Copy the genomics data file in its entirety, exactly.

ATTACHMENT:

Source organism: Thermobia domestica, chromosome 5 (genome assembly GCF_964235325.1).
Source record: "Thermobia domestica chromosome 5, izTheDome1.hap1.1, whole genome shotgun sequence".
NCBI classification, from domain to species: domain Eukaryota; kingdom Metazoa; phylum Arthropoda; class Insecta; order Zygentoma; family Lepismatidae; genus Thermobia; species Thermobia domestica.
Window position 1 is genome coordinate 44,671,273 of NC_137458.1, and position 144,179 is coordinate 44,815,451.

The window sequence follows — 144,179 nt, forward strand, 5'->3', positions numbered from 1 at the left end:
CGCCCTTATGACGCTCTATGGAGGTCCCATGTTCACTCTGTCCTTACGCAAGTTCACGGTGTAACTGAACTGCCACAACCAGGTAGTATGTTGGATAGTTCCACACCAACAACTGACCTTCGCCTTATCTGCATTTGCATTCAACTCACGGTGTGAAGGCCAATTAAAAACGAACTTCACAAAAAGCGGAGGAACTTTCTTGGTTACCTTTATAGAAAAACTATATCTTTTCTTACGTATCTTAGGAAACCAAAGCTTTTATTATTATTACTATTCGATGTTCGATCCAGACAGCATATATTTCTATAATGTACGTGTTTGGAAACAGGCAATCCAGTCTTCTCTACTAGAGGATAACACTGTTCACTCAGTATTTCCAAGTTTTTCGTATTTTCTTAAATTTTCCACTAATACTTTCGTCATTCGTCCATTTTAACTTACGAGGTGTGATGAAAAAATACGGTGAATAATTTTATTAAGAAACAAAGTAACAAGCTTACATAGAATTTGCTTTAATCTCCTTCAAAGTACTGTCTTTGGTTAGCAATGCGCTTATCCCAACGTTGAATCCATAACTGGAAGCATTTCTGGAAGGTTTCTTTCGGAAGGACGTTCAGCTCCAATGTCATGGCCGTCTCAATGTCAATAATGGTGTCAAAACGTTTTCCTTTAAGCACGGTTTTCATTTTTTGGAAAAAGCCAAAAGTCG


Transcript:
Source organism: Thermobia domestica, chromosome 5 (genome assembly GCF_964235325.1).
Source record: "Thermobia domestica chromosome 5, izTheDome1.hap1.1, whole genome shotgun sequence".
NCBI classification, from domain to species: domain Eukaryota; kingdom Metazoa; phylum Arthropoda; class Insecta; order Zygentoma; family Lepismatidae; genus Thermobia; species Thermobia domestica.
Window position 1 is genome coordinate 44,671,273 of NC_137458.1, and position 144,179 is coordinate 44,815,451.

The window sequence follows — 144,179 nt, forward strand, 5'->3', positions numbered from 1 at the left end:
CGCCCTTATGACGCTCTATGGAGGTCCCATGTTCACTCTGTCCTTACGCAAGTTCACGGTGTAACTGAACTGCCACAACCAGGTAGTATGTTGGATAGTTCCACACCAACAACTGACCTTCGCCTTATCTGCATTTGCATTCAACTCACGGTGTGAAGGCCAATTAAAAACGAACTTCACAAAAAGCGGAGGAACTTTCTTGGTTACCTTTATAGAAAAACTATATCTTTTCTTACGTATCTTAGGAAACCAAAGCTTTTATTATTATTACTATTCGATGTTCGATCCAGACAGCATATATTTCTATAATGTACGTGTTTGGAAACAGGCAATCCAGTCTTCTCTACTAGAGGATAACACTGTTCACTCAGTATTTCCAAGTTTTTCGTATTTTCTTAAATTTTCCACTAATACTTTCGTCATTCGTCCATTTTAACTTACGAGGTGTGATGAAAAAATACGGTGAATAATTTTATTAAGAAACAAAGTAACAAGCTTACATAGAATTTGCTTTAATCTCCTTCAAAGTACTGTCTTTGGTTAGCAATGCGCTTATCCCAACGTTGAATCCATAACTGGAAGCATTTCTGGAAGGTTTCTTTCGGAAGGACGTTCAGCTCCAATGTCATGGCCGTCTCAATGTCAATAATGGTGTCAAAACGTTTTCCTTTAAGCACGGTTTTCATTTTTTGGAAAAAGCCAAAAGTCG